Vice President Mike Pence was in Huntsville Tuesday to address the National Space Council, where he told gathered officials that the U.S. intends to land men on the Moon within the next five years.
The Chinese space program has been focused on the moon for the last several years. Pence said that the U.S. is now in a space race with China and Russia.
“Urgency must be our watchword,” Pence said at the NSC meeting. “The United States must remain first in space in this century as in the last, not just to propel our economy and secure our nation but, above all, because the rules and values of space, like every great frontier, will be written by those who have the courage to get there first and the commitment to stay.”
Pence said that no only with the United States go to the moon, we will establish a permanent base there.
Alabama Governor Kay Ivey (R) serves on the National Space Council.
“I appreciate Vice President Mike Pence for choosing the U.S. Space & Rocket Center for today’s meeting of the National Space Council!” Ivey said on social media. “As we approach the 50th anniversary of the Apollo 11 moon landing, what better place to discuss the future of space exploration than to do it in the #RocketCity🚀. Alabamians have been crucial to building America’s great space heritage, & we’re honored to, once again, be actively engaged in the pursuit to return Americans🇺🇸 to the Moon & beyond. I laud President Donald J. Trump & VP Pence for renewing our nation’s commitment to ensuring American leadership in space.”
Also on Tuesday, Congressman Mo Brooks, R-Huntsville, testified before the House Commerce, Justice, and Science Appropriations Subcommittee advocating for robust Space Launch System (SLS) funding. The Tennessee Valley’s Marshall Space Flight Center has developed and built key sections of the Space Launch System. The SLS is the launch vehicle that will be used to carry the moon mission into space.
“As a nation, America must strive to inspire the next generation. The SLS is America’s catalyst that inspires our next generation of engineers and explorers,” Brooks said. “Alabama’s Marshall Space Flight Center has played a vital space role for NASA and America. In a way, America’s space program was born in Alabama. By way of but one example, we designed and engineered the Apollo V rocket that took American astronauts to the moon. Today we play an integral role in the designing, engineering, and testing of SLS.”
“NASA’s and its suppliers’ great work is turning science fiction into reality,” Brooks continued. “The SLS helps ensure America’s continued dominance in space, a dominance that includes returning astronauts to the Moon for long-term exploration and exploration to Mars and beyond. I support NASA’s goals and believe the SLS is integral to achievement of those goals because it is the only vehicle that can generate the thrust and lift necessary to send the Orion spacecraft, astronauts, and a large cargo to the Moon on a single mission.”
NASA Administrator Jim Bridenstine said in a statement “Today, I joined leaders from across the country as Vice President Mike Pence chaired the fifth meeting of the National Space Council. Vice President Pence lauded President Donald J. Trump’s bold vision for space exploration and spoke to NASA’s progress on key elements to accomplish the President’s Space Policy Directives.”
“Among the many topics discussed during our meeting at the U.S. Space and Rocket Center in Huntsville, Alabama, was to accelerate our return to the Moon,” Bridenstine said. NASA is charged to get American astronauts to the Moon in the next five years. We are tasked with landing on the Moon’s South Pole by 2024. Stay on schedule for flying Exploration Mission-1 with Orion on the Space Launch System (SLS) rocket next year, and for sending the first crewed mission to the lunar vicinity by 2022. NASA will continue to ‘use all means necessary’ to ensure mission success in moving us forward to the Moon.”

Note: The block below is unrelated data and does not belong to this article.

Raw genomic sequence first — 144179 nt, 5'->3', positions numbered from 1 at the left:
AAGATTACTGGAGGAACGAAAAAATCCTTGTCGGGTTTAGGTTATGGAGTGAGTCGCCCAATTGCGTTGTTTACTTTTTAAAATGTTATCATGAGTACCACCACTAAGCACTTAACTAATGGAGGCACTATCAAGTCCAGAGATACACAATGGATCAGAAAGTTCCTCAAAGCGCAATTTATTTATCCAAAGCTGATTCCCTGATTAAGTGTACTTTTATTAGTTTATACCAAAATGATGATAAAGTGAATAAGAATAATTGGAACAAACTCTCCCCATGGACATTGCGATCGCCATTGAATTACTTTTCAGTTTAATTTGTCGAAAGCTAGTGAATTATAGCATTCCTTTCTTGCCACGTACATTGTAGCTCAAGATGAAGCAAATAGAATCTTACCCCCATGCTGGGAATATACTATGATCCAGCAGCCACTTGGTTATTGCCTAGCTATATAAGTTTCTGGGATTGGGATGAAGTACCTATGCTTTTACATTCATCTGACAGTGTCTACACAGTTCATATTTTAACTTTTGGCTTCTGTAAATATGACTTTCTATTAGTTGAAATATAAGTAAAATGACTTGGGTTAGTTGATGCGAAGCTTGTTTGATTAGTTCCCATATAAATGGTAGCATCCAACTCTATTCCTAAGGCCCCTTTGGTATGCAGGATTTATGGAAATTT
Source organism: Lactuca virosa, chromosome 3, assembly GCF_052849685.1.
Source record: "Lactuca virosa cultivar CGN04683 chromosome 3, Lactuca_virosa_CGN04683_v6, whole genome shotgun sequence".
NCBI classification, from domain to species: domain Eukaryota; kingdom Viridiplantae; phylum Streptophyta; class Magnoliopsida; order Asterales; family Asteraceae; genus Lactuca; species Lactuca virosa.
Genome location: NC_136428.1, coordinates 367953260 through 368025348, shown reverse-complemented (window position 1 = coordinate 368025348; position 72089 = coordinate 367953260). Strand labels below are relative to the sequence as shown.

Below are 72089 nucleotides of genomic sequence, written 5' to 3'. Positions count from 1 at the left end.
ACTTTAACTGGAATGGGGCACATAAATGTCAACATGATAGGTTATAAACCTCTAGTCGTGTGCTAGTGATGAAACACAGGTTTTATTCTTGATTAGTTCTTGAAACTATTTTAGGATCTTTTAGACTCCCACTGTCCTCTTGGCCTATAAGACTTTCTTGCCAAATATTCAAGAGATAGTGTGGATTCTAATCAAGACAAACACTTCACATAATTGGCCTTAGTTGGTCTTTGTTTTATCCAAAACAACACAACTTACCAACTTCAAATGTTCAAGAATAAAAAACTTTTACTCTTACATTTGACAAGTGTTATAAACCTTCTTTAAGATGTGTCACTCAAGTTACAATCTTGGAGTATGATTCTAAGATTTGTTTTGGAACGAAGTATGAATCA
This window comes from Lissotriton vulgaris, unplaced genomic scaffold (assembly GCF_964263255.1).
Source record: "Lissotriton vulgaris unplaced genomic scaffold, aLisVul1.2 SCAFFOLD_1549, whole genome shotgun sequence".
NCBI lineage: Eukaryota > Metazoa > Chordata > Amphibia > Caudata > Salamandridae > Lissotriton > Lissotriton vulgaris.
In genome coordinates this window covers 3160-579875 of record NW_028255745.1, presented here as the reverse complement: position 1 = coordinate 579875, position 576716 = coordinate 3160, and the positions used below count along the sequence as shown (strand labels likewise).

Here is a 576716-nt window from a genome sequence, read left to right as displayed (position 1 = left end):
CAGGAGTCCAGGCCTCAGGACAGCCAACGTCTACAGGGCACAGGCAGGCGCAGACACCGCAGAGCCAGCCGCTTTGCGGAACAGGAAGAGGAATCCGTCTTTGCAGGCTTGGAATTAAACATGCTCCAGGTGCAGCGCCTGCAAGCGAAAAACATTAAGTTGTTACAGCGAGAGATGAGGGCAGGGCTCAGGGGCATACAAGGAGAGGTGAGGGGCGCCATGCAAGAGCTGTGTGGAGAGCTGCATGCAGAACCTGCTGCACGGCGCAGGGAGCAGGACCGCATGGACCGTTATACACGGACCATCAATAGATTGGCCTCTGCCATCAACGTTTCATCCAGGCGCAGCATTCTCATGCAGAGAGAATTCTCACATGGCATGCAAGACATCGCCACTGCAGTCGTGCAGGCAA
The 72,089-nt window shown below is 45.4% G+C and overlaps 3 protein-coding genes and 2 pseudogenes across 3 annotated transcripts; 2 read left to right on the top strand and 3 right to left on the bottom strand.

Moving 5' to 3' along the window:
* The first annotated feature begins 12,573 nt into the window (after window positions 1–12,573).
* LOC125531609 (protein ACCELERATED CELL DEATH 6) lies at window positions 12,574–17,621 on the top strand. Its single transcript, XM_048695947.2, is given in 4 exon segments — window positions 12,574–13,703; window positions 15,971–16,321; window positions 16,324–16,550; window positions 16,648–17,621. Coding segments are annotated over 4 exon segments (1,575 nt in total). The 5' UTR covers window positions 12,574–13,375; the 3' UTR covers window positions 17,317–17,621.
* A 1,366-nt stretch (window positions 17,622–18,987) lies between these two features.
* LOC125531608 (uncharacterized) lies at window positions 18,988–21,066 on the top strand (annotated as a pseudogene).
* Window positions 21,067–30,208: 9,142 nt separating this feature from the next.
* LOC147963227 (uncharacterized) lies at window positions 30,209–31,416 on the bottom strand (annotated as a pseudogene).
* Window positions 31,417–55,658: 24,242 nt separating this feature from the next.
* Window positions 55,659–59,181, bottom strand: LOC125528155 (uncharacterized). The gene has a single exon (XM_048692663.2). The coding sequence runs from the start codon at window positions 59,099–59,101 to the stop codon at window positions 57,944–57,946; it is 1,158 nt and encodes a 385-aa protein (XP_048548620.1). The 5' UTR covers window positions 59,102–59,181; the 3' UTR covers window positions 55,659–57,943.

The Moon mission had been scheduled for 2028.
“It is the right time for this challenge, and I assured the Vice President that we, the people of NASA, are up to the challenge,” Bridenstine added. “We will take action in the days and weeks ahead to accomplish these goals. We have laid out a clear plan for NASA’s exploration campaign that cuts across three strategic areas: low-Earth orbit, the Moon, and Mars and deeper into space. I have already directed a new alignment within NASA to ensure we effectively support this effort, which includes establishing a new mission directorate to focus on the formulation and execution of exploration development activities. We are calling it the Moon to Mars Mission Directorate.”
“There’s a lot of excitement about our plans and also a lot of hard work and challenges ahead, but I know the NASA workforce and our partners are up to it,” Bridenstine added. “We are now looking at creative approaches to advance SLS manufacturing and testing to ensure Exploration Mission-1 launches in 2020. We will work to ensure we have a safe and reliable launch system that keeps its promise to the American people.”
“The SLS will be the most powerful rocket ever built, and the only rocket powerful enough to carry the weight of the Orion spacecraft or the Deep Space Gateway to the Moon, both of which are necessary to accomplish America’s space policy goals,” Brooks told the committee. “It is important that Congress stay the course, support existing law, and provide required funding so that America can once again achieve greatness in space exploration.”
“I know NASA is ready for the challenge of moving forward to the Moon, this time to stay, Bridenstine said.”
(Original reporting by Space.com’s Mike Wall contributed to this report.)